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November 1976

Adjuvant Nitrosourea Therapy for Glioblastoma

Author Affiliations

From the Brain Tumor Study Group, College of Physicians and Surgeons, Columbia University, and the New York Neurological Institute, Columbia Presbyterian Medical Center. Other members of the Study Group are listed on p 750.

Arch Neurol. 1976;33(11):745-750. doi:10.1001/archneur.1976.00500110013003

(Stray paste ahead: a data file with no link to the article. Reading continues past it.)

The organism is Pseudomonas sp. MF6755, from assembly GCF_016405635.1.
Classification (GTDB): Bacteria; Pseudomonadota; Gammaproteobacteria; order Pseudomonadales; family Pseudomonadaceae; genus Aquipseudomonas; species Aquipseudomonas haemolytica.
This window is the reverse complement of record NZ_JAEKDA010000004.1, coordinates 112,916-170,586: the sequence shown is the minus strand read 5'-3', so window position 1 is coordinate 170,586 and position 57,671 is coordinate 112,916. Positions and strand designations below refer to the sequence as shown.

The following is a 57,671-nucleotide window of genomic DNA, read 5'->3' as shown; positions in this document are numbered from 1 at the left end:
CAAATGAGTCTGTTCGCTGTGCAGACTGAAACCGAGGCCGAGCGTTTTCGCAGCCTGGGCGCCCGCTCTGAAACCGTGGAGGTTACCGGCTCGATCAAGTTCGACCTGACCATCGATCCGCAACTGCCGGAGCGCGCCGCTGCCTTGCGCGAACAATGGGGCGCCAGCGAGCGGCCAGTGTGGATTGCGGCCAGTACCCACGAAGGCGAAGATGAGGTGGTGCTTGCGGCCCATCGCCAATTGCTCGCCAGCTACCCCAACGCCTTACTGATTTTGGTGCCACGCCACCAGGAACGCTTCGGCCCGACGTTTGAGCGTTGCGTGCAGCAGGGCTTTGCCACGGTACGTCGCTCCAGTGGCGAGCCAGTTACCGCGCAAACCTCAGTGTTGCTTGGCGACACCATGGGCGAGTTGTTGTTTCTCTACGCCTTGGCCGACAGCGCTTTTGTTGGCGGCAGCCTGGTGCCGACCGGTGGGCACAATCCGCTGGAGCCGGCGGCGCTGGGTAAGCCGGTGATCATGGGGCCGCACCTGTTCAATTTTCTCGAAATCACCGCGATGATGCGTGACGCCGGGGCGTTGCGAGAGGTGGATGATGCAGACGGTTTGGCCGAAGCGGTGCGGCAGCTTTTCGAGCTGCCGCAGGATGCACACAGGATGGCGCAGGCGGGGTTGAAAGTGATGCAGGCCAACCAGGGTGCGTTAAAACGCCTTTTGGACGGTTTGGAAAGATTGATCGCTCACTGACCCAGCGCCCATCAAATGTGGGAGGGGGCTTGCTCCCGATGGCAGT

• An attempt was made to evaluate the potential advantages of chemotherapy in the treatment of 62 patients with glioblastoma. Twenty-four of the 62 patients received adjuvant nitrosourea chemotherapy with carmustine (BCNU), lomustine (CCNU), or semustine (methyl CCNU) in addition to surgery and radiotherapy. Thirty-three of the 62 patients were involved in a controlled, prospective, randomly allocated study. Quality or quantity of survival was not prolonged in patients who received chemotherapy. Age greater than 64 years, a severe postoperative neurological deficit, or the onset of symptoms less than 12 months prior to surgery were associated with a worse prognosis. The valid evaluation of the effect of a form of treatment on survival in patients with glioblastoma is contingent on the rigorous avoidance of preselected factors that may predispose the treated group to a more favorable prognosis.